Herewith for your approbation are East Coast and West Coast drives worthy of the term "scenic."

Apalachee Savannahs Scenic Byway

If you like nature, and who among us doesn't really, the Apalachee Savannahs Scenic Byway will more than give you your fill, and it's also fun to say aloud. It kicks off about nine miles south of Bristol, Florida, near the Apalachicola National Forest, on State Road 12. Then, turning onto SR 379, the byway winds through savannahs, which, of course, are grassy open spaces that play host to a wide variety of wild flowers, including orchids, sundews and the ever-popular pitcher plants.

Interspersed among the savannahs are gently rolling terrain and wooded areas. The trees you'll spot are sturdy oaks, cypress and longleaf pine. Spring is also the best time of the year to soak in the beauty of the magnolias. The Byway is said to meander through one of the largest remaining blocks of natural longleaf pine and wiregrass in existence.

Flora not your thing? There's plenty of fauna, too, including the endangered red-cockaded woodpeckers, black bears, bobcats, fox squirrels, wild turkeys, alligators and even sabre-toothed tigers. (Okay, I'm kidding about the tigers, but the wildlife is still cool.)

If you're more attuned to history than flowers and animals, then have a look at the Fort Gadsden historical site where nothing much happened more than 100 years ago. Visitors to the fort may view an outdoor museum on the site that depicts historical events that took place on the shores of the Apalachicola River, or they may choose to look away. In either case, the scenic byway ends when the National Forest begins on SR 65.

Bandon Beach Loop

Many refer to Bandon, Oregon, as "the Carmel of Oregon," and you can see why when you visit this lovely, throwback town just off Highway 101. The whole of the Bandon Beach Loop is less than 10 miles long, but you're cheating yourself if you don't take at least half a day to explore it.

Start by tromping around Old Town Bandon, hard on the shores of the Coquille River where it empties in the vast Pacific. Old Town is a perfect place for a stroll because it's filled with art galleries, shops and restaurants, many of which feature fresh-caught seafood landed locally. The town's marina is a colorful place to spend a leisurely hour or so, and it's within an easy walk of downtown.

Back in your car, cruise down the Beach Loop that extends south of town. First stop is the Coquille River Museum located in the historic Coast Guard building. The museum is filled with artifacts from the town's colorful history. Next along the route is South Jetty County Park, an excellent spot for picnicking that also offers many easy access points to the beach. Visible from the park is one of Oregon's famous lighthouses -- Coquille River Light.

The High Victorian Italiante structure was the last lighthouse of its type built on the Oregon coast, completed in 1896. It went out of service in 1939, but in 1976 a restoration began and, 25 years later, the lighthouse continues to be a prime tourist attraction. The light can also be visited up close in Bullard's Beach State Park.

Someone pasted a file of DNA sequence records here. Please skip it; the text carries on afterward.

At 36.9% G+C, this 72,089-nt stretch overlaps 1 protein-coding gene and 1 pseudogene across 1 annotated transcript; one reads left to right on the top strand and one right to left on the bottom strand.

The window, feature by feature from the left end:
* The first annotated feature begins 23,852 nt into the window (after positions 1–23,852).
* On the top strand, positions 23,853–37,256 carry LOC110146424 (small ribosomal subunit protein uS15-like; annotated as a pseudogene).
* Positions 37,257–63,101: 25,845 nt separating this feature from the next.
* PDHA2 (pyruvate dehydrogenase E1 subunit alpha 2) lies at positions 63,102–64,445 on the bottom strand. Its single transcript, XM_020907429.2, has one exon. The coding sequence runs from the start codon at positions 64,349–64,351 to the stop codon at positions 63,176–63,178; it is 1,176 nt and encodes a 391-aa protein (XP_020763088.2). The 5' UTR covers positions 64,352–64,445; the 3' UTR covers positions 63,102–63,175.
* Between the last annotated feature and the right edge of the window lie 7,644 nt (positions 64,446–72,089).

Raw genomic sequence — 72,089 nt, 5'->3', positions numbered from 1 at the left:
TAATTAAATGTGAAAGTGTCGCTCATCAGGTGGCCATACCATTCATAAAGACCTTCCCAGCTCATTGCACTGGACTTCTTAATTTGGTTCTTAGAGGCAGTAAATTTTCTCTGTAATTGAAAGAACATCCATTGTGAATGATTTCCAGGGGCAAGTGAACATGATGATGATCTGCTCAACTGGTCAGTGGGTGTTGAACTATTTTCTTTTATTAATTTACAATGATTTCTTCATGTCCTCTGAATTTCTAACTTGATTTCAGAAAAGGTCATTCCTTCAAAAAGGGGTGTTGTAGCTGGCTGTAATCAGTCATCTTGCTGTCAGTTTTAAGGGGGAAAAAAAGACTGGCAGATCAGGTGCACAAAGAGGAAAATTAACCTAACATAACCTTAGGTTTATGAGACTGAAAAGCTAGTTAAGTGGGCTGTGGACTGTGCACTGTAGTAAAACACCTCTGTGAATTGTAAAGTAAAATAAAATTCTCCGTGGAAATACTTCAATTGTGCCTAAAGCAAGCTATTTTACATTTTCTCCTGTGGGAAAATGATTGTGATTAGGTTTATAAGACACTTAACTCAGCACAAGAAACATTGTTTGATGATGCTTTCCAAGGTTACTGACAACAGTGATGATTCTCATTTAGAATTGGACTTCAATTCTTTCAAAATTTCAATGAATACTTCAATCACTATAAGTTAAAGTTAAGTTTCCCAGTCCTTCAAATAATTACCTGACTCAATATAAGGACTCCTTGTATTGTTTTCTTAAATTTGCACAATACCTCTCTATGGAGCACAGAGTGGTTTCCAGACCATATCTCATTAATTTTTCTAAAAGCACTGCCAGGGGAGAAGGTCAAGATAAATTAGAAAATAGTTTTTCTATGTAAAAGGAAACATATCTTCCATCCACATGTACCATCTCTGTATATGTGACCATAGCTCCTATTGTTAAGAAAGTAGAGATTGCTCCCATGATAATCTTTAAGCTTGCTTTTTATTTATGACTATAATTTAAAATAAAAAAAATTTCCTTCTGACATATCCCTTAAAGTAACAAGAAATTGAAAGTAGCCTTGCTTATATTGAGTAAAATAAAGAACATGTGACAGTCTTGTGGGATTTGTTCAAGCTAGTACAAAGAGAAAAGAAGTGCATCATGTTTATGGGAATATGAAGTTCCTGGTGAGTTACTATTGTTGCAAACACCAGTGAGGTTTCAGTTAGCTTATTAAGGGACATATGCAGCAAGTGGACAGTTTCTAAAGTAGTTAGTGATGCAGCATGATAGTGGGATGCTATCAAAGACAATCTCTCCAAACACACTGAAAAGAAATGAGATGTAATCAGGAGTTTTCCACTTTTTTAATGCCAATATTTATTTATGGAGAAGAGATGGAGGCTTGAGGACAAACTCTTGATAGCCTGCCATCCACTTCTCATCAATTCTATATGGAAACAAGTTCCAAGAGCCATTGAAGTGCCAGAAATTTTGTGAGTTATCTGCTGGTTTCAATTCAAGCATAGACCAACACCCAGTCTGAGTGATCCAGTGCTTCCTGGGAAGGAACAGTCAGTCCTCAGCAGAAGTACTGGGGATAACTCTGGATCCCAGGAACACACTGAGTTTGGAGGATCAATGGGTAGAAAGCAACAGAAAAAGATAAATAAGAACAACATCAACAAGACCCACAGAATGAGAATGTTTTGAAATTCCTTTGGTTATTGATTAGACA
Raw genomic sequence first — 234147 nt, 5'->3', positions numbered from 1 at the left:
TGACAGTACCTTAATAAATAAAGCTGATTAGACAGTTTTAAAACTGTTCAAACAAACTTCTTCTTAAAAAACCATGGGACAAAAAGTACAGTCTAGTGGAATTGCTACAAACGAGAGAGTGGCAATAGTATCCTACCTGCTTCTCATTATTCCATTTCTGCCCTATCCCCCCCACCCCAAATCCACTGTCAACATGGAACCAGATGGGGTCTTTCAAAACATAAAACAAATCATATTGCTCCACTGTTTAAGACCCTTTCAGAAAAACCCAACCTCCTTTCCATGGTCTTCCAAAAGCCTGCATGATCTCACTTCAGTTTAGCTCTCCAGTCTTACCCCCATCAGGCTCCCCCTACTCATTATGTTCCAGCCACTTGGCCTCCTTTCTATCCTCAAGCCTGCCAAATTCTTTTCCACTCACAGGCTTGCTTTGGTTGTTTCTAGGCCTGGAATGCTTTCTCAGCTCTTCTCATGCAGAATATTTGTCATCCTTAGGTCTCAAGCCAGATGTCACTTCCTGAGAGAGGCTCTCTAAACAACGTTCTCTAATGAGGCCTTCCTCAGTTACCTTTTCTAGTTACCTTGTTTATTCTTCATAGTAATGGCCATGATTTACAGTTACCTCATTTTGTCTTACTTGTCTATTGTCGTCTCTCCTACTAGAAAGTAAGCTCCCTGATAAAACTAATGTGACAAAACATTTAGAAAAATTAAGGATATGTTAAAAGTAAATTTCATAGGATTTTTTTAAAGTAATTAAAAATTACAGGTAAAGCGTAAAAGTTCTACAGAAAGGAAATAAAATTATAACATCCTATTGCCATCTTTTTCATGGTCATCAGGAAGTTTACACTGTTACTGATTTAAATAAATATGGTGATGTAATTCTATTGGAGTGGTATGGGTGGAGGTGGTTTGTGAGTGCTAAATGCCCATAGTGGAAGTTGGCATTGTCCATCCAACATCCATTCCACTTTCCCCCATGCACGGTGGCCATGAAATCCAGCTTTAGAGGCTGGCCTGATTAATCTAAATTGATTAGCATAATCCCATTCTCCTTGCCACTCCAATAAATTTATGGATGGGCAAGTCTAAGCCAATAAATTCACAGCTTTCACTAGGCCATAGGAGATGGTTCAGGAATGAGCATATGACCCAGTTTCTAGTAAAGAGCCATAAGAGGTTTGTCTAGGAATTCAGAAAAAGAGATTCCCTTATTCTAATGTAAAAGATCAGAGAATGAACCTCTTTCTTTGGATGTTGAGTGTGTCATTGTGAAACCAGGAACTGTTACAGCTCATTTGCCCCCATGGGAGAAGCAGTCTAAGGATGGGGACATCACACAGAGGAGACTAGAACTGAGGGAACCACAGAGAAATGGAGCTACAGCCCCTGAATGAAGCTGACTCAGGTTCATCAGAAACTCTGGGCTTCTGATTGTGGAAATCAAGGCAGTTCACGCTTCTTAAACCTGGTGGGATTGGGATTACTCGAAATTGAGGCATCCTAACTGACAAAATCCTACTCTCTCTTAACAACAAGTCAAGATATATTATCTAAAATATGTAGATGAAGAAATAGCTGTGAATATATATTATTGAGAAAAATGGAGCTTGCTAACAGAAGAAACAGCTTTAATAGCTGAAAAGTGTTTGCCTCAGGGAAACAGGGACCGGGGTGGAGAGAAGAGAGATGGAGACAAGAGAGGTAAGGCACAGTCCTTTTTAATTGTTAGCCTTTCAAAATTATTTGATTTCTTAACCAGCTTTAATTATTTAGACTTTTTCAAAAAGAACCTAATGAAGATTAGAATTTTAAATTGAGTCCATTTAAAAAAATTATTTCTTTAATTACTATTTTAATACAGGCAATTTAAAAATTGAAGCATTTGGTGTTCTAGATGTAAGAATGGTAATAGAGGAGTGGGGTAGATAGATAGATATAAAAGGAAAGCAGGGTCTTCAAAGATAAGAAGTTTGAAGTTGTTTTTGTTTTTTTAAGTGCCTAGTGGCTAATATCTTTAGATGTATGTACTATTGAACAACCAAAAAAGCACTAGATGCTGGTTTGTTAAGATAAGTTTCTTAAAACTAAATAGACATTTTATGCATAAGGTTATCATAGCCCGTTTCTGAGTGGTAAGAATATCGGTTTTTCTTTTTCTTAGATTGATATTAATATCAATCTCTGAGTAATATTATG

Continuing south on the Beach Loop the scenery is nothing short of spectacular with "sea stacks" jutting up from the sand in a wide variety of formations. Some of them are so distinctive they've been named by the locals, so look for "Garden of the Gods," "Table Rock," "Cat and Kitten Rocks," and "Elephant Rock." "Face Rock" is said to be the countenance of an Indian maiden frozen in stone by evil spirits.

Finally, at Face Rock Viewpoint State Park, you can swing west to rejoin Highway 101, and, though your home might lie to the south, it's hard to resist the temptation to return to Old Town Bandon for one more look.

Elmer Hempstead, a longtime contributor to many periodicals, frequently looks out the window while he drives.

Nissan Pathfinder

The Nissan Pathfinder has come a long way since it was introduced in 1985 as a two-door sport utility based on the Nissan compact pickup truck chassis. In the last 15 years the SUV segment has transformed itself from a fringe area for single, young off-roaders to one of the broadest-based portions of the auto industry, and the Pathfinder has transformed itself several times along the way. What was once a truck with a four-passenger body perched on it has become a tall luxury vehicle with off-road capabilities. The current Nissan Pathfinder is more powerful and more refined than ever.

One thing the Pathfinder has retained is its fun-to-drive demeanor. While most SUVs offer the driving enjoyment of a UPS truck, the Pathfinder always had a sporty edge to its handling. It was no 300ZX, but it did deliver sharper handling than its brethren. Now, though, all that's changed - for the better. New this year is a 250-horsepower V-6 3.5-liter engine that makes the Pathfinder the most powerful SUV in its class. Derived from the Maxima engine, the new powerplant is a sweetheart. It whirs out power with a turbine-like smoothness, and when it is coupled with the five-speed manual transmission, you might think you're piloting a very tall sports car. More buyers will opt for the sophisticated automatic transmission, however, and in this application the engine is de-tuned by 10 horsepower, but you'll never miss them.